The Circadian rhythm is an intrinsic biochemical cycle in most mammals that is responsible for the integration of sleep time with external cues, such as light and darkness (day and night).
It is naturally 25 or 26 hours, but the coincidental 24-hour cycle of light and darkness compresses the circadian rhythm into 24 hours. While the circadian rhythm typically integrates sleep with day and night, promoting sleep during nighttime and consciousness during day time, suppression of optical somatosensory input and lack of knowledge about current day/night status will force the circadian rhythm to use other sensory cues to coordinate sleep times.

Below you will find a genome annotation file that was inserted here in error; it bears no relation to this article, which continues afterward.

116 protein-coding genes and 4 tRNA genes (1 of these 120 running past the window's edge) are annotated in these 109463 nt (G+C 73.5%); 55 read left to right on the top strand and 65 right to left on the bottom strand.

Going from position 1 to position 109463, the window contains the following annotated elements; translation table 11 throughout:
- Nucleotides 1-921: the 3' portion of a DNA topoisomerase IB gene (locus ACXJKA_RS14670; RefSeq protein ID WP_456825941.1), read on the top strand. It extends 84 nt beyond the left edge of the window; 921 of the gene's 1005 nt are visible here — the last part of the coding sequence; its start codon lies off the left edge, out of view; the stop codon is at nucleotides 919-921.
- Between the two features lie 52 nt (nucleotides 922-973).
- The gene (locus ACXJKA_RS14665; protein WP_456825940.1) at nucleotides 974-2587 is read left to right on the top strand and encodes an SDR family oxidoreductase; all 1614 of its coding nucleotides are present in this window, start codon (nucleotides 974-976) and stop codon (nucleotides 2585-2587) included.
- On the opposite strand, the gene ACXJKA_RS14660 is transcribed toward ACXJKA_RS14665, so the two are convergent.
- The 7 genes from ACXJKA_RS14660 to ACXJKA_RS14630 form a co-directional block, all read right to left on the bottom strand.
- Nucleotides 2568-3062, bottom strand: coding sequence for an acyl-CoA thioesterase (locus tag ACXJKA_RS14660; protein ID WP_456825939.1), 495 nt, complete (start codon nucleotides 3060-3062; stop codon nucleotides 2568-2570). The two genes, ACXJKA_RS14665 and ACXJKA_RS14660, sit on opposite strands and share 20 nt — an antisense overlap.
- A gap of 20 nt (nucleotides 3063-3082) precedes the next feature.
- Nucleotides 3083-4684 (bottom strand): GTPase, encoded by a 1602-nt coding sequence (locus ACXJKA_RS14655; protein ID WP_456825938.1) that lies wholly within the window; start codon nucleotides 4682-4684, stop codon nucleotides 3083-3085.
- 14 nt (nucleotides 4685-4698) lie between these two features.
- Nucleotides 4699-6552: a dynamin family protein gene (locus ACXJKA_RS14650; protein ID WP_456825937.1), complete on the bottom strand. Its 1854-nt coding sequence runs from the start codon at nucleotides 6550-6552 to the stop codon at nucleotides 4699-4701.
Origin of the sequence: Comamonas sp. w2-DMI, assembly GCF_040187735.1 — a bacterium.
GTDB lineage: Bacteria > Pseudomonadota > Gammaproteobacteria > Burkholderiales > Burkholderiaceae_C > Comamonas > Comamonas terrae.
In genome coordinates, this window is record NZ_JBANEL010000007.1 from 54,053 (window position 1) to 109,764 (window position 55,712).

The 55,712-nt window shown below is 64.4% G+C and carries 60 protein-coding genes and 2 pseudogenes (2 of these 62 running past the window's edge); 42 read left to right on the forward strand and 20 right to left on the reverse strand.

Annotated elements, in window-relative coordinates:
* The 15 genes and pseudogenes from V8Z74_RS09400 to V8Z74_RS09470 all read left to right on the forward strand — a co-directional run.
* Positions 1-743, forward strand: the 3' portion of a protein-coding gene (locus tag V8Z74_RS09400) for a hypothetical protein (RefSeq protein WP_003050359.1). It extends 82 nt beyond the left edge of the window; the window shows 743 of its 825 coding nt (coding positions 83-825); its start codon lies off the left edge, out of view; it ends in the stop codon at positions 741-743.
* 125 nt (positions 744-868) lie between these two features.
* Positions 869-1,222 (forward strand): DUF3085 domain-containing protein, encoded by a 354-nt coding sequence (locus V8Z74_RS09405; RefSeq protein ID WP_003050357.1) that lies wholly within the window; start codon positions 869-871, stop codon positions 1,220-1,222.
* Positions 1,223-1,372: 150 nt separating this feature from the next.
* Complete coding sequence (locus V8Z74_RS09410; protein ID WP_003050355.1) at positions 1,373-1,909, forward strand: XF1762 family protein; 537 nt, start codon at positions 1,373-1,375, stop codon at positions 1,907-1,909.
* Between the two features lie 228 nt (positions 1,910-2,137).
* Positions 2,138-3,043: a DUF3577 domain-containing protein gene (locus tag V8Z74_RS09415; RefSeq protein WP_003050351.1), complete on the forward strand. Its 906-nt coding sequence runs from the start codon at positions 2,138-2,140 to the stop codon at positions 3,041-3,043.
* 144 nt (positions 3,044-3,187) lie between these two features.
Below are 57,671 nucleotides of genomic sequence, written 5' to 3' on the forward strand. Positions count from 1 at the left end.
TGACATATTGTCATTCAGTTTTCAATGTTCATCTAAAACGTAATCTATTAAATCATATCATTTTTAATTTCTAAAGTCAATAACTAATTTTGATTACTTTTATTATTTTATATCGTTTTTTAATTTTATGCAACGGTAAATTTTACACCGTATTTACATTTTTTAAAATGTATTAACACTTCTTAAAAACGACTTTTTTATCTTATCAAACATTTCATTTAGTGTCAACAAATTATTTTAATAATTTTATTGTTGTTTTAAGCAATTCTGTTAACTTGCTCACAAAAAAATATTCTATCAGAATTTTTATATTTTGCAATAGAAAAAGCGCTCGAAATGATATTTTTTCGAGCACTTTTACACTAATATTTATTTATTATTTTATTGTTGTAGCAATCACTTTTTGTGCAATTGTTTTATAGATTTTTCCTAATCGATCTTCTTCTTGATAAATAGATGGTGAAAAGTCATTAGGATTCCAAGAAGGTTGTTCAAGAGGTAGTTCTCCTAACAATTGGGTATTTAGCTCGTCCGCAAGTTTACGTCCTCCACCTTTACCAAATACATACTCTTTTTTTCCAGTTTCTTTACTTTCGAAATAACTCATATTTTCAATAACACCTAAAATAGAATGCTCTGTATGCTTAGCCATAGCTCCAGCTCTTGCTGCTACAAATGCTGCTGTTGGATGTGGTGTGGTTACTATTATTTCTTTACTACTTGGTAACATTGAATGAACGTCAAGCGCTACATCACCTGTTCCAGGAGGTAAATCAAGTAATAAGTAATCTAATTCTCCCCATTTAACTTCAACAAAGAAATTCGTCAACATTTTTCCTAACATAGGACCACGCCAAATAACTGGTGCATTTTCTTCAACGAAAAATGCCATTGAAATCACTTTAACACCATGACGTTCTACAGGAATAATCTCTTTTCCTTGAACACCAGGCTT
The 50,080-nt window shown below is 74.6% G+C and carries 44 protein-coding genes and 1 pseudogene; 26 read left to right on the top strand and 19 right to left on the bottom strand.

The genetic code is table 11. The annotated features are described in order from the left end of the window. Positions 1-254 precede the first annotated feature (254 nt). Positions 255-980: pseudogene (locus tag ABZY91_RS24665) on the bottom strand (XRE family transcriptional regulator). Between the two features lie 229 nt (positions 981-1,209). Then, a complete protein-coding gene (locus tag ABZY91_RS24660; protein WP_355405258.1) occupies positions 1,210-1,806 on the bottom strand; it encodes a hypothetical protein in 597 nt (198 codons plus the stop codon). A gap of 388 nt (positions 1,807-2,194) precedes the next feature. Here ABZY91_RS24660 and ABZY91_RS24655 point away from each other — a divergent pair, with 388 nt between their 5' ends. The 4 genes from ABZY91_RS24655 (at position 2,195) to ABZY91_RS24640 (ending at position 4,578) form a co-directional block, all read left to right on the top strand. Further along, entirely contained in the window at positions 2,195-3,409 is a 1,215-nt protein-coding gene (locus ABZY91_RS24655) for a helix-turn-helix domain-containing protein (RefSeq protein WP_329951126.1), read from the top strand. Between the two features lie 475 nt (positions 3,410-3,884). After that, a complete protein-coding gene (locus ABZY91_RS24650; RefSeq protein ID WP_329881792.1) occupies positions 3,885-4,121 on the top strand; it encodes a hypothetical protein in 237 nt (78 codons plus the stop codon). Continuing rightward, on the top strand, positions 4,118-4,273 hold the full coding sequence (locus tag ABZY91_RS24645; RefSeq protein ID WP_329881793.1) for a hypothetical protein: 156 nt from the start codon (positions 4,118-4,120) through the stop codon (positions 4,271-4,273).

The circadian rhythm is coordinated by a biological "clock" nervous system structure, the Super-chiasmic nucleus (SCN). The SCN is a GABAergic structure that inhibits downstream structures. It is maximally active during darkness, inhibiting more downstream targets during darkness than during periods of light, suggesting that it plays a role in sleep and sleep's parasympathetic effects.